NEP’s Wildwood project

Introduction

The Wildwood project aims to pre-sort the NEP-all report issues by the likelihood that a paper in a current a duplicate of an paper that was in any previous issue. The sources used are the names of authors and the titles of the papers only. Thus from each paper, only the author names, titles and the handles need to be processed. Both source types go through different processing.

Processing of author records

Author records are found with the //text//hasauthor/person//name/text() XPath expression. I leave out the namespace here, and use the // to express that all repetitions of elements have to be taken into account. The name expressions are subjected to removal of punctuation, change to all lower case, trimming leading and trailing whitespace and collapsing all remaining whitespace, and removal of single letters and their left whitespaces. Thus result is split at the whitespace to yield a set of features. The result is stored in a database, as feature → handle → number of occurrences in the record. Thus we do take account of author name list such as husband and wife teams. Finally, the total number of author features is stored for each handle for ease of lookup later.

Processing of title records

Title records are found with the //text//title expressions. If there are several titles, they are not concatenated; each title is treated separately. The title expressions are subjected to removal of punctuation, change to all lower case, removal of leading and trailing whitespace and collapsing of all remaining whitespace. Then a moving window of length three is used to collect adjacent words. For example, the later previous sentence would yield “then a moving” “a moving window”, “moving window of” and so on. The features are stored in a database as feature → handle → number of occurrences in the record. If a title has three words or less, its single title feature is equal to the processed title. Document to document comparison When a new set of papers, from a new nep-all issue is found, we process all papers in the issue. For each paper we record the title and author features. For each feature we have a---possibly empty---set of documents that contain the same feature. A feature that occurs in common is a co-feature. Duplicates are taken into account as the same feature appearing twice. That is “foo bar” and “foo bar bar” have two feature in common. Any known paper that has at least one common author feature AND at least one common title feature with a new paper is said to be in the target set of the new paper. For each paper in the target set, a coefficient of similarity is composed.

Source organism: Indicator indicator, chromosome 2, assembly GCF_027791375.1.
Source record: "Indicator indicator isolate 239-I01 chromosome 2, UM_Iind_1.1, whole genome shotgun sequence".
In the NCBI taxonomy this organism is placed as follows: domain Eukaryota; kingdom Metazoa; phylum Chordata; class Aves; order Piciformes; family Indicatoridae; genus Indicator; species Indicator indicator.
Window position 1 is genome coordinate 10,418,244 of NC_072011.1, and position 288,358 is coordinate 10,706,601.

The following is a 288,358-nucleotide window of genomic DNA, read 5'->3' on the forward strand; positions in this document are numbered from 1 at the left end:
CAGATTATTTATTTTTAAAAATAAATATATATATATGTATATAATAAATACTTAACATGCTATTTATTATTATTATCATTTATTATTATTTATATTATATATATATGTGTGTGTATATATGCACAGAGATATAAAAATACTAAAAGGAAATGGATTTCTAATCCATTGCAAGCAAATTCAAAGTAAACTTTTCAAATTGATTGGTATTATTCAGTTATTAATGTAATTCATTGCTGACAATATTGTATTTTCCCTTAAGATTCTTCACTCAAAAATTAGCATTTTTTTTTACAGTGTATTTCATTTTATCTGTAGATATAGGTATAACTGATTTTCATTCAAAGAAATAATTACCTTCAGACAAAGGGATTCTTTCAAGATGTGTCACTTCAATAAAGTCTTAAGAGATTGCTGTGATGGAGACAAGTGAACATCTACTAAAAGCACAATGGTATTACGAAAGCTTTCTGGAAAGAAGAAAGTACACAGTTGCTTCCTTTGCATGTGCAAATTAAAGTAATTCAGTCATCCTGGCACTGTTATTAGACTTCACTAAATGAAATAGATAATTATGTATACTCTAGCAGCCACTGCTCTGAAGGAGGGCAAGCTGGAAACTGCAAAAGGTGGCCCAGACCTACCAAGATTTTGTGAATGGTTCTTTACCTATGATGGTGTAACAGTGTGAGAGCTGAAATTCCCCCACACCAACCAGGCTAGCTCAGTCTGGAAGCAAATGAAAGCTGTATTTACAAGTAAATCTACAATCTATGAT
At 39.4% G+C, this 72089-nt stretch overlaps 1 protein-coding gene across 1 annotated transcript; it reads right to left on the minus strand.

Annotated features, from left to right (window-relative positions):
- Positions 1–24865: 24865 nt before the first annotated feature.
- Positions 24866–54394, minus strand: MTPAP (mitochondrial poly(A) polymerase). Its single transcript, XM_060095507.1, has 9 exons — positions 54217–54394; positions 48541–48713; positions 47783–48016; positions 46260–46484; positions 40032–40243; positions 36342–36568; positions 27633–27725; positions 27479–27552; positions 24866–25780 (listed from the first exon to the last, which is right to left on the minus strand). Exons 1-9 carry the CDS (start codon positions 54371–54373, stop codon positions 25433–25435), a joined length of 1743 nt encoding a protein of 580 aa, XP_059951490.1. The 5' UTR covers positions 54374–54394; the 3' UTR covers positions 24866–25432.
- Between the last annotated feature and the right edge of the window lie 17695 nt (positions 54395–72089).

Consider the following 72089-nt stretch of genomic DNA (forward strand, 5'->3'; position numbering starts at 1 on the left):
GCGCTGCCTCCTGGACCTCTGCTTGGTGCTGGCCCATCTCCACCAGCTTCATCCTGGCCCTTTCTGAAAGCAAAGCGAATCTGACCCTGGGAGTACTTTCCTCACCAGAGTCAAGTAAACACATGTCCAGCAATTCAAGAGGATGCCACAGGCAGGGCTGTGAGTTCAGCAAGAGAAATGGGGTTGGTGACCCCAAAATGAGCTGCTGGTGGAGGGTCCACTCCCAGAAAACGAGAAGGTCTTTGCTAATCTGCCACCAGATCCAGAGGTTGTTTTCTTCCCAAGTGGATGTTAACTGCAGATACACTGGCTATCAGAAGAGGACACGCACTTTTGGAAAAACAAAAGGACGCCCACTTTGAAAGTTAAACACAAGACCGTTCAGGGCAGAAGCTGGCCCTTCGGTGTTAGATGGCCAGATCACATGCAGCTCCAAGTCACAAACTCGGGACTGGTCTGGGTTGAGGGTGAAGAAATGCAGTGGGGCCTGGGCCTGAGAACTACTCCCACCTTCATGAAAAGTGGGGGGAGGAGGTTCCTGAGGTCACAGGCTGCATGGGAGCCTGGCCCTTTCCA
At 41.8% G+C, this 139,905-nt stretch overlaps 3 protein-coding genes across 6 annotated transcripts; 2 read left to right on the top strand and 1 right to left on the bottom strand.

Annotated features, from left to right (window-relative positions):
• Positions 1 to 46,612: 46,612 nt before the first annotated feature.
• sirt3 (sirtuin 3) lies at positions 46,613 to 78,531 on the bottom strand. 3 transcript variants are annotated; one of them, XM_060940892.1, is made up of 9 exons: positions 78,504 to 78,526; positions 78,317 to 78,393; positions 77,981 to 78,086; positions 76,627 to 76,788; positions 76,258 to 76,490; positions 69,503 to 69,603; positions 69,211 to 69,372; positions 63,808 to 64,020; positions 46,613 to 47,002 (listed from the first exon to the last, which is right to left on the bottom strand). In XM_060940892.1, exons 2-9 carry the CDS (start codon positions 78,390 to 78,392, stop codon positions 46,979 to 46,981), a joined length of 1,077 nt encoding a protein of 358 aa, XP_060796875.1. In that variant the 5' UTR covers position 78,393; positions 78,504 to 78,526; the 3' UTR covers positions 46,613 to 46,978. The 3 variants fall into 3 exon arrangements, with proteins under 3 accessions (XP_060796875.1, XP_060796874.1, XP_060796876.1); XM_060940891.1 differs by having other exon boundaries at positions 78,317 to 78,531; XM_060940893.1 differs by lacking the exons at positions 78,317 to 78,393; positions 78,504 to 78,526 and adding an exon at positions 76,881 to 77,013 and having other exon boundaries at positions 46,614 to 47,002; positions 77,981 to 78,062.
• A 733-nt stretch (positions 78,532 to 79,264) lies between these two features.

Composition of similarity coefficient

For each of the feature types, i.e, author features and title features, we look for the number of common features between the new paper and the papers in the target set. Note that the number of common features takes account of duplicate occurrences of a feature. Thus, if feature 1 appears twice in paper A and three times in paper B, there are two common occurrences. We then divide the number of common features of a type by the minimum of the number of features of that type in the two papers. This ratio is the typed co-feature ratio of the two papers. The presumed similarity is between two papers is the geometric average between the two typed similarities.

Weight in the geometric average

The weight in the geometric average is calculated using the total number of features of each type, and the sum of all features of all type. The weight of a type is equal to the total number of feature of the other type divided by the total number of feature. Thus we give priority to the feature type for which we observe relatively few features.

Internal duplication

Once the calculation of communality with papers from previous records is calculated, we proceeed to the calculation of internal duplication. There we compare the papers in the new issue with the other papers in the same issue.

XML representation

The result of the calculation is the creation of a new file in the ~/ernad/var/report/nep-all/source/ps directory. The new XML document contains a copy of the new issue. For each paper, a list of internal and external similarity data is attached. If Wildwood data is not empty for a given paper, its <text> gets a new child <wildwood>. <wildwood> itself has children <similar id="…" strength="… " type="…"/>. Here the id= attribute has the handle of the target paper. The strength attribute has the calculated strength of similarity. The type= attribute take the value “int” or “ext” depending whether we have an internal or an external potential duplication. The data is only added when the strength is higher than two external parameters. The parameters represent the threshold of values to be included as duplicate candidates into the XML file for external and internal documents. If only one parameter value is given, it is assumed to be the common value.

Implementation

All work has to be done on khufu. The databases like in ~/ernad/var/db/. A NoSQL database system is used. The wildwood script takes a date and limit parameters as the argument. It looks up the databases for all past data. It then parses to nep-all issue of that date. That is in file called report issue file, rif for short. Rifs live in ~/ernad/var/reports/source/us. winwood calculates the similarity data. If a rif with the date exists in the ernad/var/reports/nep-all/source/ps directory, it replaces it, otherwise it creates a new one. It then proceeds to add the data from the current rif to the databases. If there is data for that issue it is simply replace. A wildwood_all script acts as a wrapper. It creates the database anew, and then proceeds to calculate similarity with past issues for all rifs found in ~/ernad/var/reports/source/us.

User interface

This is out of scope for this project.